Byline: By Simon Haworth Evening Gazette
Treatment of asylum seekers on Teesside was thrown into the national spotlight recently.
A woman who had fled from Kenya wrote in a national newspaper of ill treatment and abuse she claimed she faced in Middlesbrough.
It prompted the Evening Gazette to issue a "Speak Out against Racism" challenge.
Here Simon Haworth talks to some asylum seekers now living on Teesside about their stories of why they have left their home countries to seek refuge in the UK and what life is now like for them...
One day last year Zahara's husband left the family home and never came back.
Yussuf walked into Mogadishu, the war-torn capital of Somalia, and disappeared forever.
Tribal in-fighting had made Zahara's homeland among the most dangerous places in the world. Her two brothers had already been killed in the troubles and now her husband's fate was unknown.
To prevent her children facing the same dire struggle to live beyond their thirties, Zahara made the toughest decision of her life.
She turned her back on her homeland, leaving her mother and sister, and got on a plane into the unknown.
Fourteen months later Zahara and her children are living in central Middlesbrough.
Now Zahara's biggest worry is that her asylum application fails and she is forced to return to Somalia.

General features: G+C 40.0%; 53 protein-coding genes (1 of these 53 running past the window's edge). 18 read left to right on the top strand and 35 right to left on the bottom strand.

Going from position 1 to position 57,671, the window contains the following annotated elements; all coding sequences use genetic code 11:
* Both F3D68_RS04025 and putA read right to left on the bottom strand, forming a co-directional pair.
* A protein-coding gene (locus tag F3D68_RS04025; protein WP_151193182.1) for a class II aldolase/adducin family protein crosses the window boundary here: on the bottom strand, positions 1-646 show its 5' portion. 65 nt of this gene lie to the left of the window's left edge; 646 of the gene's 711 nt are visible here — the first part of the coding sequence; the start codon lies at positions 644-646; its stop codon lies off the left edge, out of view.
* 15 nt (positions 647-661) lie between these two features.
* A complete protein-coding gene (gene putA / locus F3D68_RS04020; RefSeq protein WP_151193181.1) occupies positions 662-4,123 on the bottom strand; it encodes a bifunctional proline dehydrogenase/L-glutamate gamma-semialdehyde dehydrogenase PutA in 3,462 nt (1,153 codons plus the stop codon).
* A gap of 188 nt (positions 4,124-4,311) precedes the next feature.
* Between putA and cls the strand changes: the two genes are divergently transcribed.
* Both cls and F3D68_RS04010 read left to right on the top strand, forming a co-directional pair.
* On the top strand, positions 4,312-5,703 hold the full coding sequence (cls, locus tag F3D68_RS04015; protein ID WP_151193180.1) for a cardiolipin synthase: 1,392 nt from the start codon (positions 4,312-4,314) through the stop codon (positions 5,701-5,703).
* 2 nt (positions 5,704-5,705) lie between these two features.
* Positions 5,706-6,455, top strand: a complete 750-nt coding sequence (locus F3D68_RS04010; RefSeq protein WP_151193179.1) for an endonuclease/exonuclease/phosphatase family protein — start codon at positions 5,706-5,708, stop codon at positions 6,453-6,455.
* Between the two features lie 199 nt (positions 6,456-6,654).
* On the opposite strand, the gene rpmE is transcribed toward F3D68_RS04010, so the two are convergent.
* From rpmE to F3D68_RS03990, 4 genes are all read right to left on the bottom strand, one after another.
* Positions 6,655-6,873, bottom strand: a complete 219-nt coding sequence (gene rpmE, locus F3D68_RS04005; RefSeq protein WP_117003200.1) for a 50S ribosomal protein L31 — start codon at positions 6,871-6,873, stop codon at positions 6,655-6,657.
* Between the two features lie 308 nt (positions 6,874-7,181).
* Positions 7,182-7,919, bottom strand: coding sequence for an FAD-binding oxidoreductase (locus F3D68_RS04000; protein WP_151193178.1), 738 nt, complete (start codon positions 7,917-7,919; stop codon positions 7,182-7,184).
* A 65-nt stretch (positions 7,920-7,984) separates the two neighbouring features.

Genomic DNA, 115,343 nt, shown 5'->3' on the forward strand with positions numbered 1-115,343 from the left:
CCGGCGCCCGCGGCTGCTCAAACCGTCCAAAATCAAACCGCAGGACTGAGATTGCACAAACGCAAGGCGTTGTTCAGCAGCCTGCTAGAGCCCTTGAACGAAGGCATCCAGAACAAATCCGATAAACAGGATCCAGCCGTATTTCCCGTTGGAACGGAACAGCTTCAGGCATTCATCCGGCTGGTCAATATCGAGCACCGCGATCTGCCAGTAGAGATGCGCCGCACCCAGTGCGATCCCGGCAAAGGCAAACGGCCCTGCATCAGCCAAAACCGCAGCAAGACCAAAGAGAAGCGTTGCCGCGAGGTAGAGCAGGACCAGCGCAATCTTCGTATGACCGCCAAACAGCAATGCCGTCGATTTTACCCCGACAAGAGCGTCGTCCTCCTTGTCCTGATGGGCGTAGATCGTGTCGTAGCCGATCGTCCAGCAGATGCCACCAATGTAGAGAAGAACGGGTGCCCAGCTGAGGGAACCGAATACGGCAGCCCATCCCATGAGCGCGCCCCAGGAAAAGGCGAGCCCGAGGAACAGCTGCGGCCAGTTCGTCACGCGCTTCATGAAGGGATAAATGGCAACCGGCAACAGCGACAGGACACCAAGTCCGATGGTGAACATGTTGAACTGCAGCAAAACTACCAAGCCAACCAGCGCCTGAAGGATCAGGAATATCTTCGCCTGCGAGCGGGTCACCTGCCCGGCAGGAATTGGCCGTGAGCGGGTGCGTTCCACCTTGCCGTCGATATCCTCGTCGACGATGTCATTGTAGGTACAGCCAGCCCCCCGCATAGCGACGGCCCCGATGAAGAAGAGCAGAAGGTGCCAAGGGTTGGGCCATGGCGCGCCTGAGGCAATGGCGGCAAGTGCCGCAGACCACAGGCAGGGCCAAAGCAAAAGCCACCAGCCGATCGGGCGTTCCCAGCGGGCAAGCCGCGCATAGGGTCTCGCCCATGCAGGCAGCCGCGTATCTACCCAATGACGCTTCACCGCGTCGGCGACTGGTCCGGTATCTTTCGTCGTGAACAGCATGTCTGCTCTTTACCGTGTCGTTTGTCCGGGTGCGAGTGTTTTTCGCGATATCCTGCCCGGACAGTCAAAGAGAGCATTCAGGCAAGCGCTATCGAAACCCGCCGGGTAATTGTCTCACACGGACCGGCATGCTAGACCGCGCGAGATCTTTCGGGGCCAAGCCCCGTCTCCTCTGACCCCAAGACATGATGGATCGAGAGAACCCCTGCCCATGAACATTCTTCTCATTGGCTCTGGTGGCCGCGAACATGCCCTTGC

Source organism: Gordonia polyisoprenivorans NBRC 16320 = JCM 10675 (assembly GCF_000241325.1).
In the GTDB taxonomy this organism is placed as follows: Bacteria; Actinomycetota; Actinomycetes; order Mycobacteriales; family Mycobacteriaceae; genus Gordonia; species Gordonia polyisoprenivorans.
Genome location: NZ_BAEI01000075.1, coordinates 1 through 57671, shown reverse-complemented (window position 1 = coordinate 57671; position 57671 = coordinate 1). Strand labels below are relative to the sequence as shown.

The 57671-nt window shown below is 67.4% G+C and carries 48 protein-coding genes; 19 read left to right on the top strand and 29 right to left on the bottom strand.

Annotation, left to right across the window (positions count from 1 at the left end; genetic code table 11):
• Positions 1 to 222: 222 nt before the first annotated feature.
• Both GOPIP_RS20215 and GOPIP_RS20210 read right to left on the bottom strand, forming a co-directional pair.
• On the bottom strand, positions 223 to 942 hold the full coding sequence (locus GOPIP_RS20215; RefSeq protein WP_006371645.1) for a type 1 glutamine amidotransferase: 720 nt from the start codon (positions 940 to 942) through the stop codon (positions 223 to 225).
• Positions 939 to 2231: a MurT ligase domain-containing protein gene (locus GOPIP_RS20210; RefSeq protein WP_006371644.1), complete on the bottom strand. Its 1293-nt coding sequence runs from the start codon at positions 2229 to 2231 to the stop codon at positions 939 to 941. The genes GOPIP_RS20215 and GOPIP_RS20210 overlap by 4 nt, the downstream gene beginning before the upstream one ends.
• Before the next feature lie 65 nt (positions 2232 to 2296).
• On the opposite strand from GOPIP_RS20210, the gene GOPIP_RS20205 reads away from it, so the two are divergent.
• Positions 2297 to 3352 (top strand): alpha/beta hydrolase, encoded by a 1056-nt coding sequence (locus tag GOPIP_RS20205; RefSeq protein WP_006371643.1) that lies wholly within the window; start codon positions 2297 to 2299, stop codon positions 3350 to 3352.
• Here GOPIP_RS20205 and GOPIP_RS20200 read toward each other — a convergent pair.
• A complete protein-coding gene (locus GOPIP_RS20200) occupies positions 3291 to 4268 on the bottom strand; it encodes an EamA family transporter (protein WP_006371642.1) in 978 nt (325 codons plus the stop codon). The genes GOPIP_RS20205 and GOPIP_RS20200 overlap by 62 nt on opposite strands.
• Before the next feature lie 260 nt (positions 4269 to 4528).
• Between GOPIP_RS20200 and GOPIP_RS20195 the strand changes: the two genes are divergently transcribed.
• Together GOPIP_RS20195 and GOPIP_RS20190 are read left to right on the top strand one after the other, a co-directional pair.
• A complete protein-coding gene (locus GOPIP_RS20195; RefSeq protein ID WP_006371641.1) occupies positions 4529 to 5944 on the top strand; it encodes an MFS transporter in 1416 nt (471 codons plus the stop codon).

Middlesbrough has proven to be her safe haven. Her four children, aged five to 11, are attending school and enjoying life.
"I am happy here. I don't see shooting and dying. I feel safe," she said.
Her experiences of the town are in stark comparison to those of fellow asylum seeker Kenyan Kamwaura Nygothi.
Kamwaura claimed she had grown men and women refuse to sit next to her on buses, that she was punched hard in the back by a muscular man, yelled at to go home, spat at by young boys and had stones hurled at her. Others are said to have dismissed her with "monkey" taunts.
But although she has faced some racism, Zahara has in general felt welcomed and helped by the Teesside people.
She said: "People are kind and friendly, neighbours are good to me and we speak.
"There are some children, teenage boys who say stuff. That will always happen."
These incidents are not worth worrying about, said Zahara, compared to her experiences at home.
She said: "In Somalia there was fighting on the street. When I saw our neighbours die I thought we were going to die. …